Introducing Doi Suthep-Pui National Park
Sixteen kilometres northwest of Chiang Mai is Doi Suthep (1676m), a peak named after the hermit Sudeva, who lived on the mountain’s slopes for many years. Near its summit is Wat Phra That Doi Suthep (entrance fee 30B, tram fee 20B); first established in 1383 under King Keu Naone, it is one of the north’s most sacred temples. At the end of the winding road up the mountain, a staircase of 306 steps leads to the wat. You also have the option of riding a tram from the parking lot to the wat grounds.
At the top, weather permitting, there are some fine views of Chiang Mai. Inside the cloister is an exquisite Lanna-style, copper-plated chedi topped by a five-tiered gold umbrella – one of the holiest chedi in Thailand.
Within the monastery compound, the International Buddhism Center (IBC;
About 4km beyond Wat Phra That Doi Suthep is Phra Tamnak Phu Phing, a winter palace for the royal family with palace gardens (admission 50B;
The road that passes the palace splits off to the left, stopping at the peak of Doi Pui. From there, a road proceeds for a couple of kilometres to Ban Doi Pui, a Hmong hill-tribe village. Don’t expect much evidence of village life here though – it is basically a paved market selling Hmong crafts and other souvenirs, and there are some Nepalese stalls. There is a tiny museum (10B) giving some information about hill tribes and opium production.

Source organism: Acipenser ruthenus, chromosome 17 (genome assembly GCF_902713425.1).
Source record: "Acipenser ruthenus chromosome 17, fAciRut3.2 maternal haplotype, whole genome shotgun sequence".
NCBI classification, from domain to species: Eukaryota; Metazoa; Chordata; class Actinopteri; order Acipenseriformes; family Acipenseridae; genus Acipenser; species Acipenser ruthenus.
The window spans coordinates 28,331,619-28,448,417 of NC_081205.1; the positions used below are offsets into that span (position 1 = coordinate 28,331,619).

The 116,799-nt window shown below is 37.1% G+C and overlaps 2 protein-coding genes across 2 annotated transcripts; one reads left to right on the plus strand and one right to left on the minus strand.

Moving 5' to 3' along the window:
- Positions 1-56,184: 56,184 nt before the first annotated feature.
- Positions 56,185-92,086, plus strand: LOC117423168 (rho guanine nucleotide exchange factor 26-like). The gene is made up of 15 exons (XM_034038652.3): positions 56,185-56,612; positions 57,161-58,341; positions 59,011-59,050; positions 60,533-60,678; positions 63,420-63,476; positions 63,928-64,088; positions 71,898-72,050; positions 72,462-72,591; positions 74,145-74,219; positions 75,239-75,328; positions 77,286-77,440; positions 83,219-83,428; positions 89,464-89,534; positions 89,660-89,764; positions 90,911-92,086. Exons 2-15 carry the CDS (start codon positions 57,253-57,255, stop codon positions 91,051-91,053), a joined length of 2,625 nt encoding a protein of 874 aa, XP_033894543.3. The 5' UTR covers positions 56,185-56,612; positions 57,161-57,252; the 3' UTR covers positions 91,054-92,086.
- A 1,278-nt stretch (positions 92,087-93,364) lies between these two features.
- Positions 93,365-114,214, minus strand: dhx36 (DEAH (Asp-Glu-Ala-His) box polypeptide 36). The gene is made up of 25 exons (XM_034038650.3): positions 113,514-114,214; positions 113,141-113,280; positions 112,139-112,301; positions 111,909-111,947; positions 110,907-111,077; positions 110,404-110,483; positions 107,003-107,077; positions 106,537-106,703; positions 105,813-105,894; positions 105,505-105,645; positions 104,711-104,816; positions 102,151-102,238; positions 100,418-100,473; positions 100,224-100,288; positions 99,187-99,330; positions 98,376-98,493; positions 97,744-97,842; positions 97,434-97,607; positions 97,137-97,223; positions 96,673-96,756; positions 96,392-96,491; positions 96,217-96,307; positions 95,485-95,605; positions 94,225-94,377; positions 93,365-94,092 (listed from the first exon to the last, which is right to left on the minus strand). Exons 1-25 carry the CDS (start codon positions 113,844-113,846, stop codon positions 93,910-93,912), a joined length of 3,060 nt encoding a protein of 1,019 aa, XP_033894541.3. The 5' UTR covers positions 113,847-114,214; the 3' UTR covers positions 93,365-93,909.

Most visitors do a quick tour of the temple, the Hmong village and perhaps the winter palace grounds, altogether missing the surrounding park. This 265-sq-km reserve (adult/child under 14 yrs 200/100B;
There are extensive hiking trails in the park, including one that climbs the 1685m Doi Pui; the summit is a favourite picnic spot. If you’re cycling or driving to the summit, you can stop off along the way at Nam Tok Monthathon (admission adult/child 400/200B;
Other trails pass Hmong villages that rarely get foreign visitors. For a less commercialised Hmong village than Doi Pui, instead of going left on the road past the palace head right. Look out for the sign saying ‘Kun Chang Kian Mong Village – 7km’. The road is paved until you hit the Doi Pui camp ground, and from there it is dirt track for 3km to the village (difficult to travel along in the rainy season). In between the camp ground and the village is a coffee plantation where you can stop and have a cup of coffee or stay the night in basic accommodation (room 150B) with fantastic views.
Accommodation in the national park includes smart bungalows (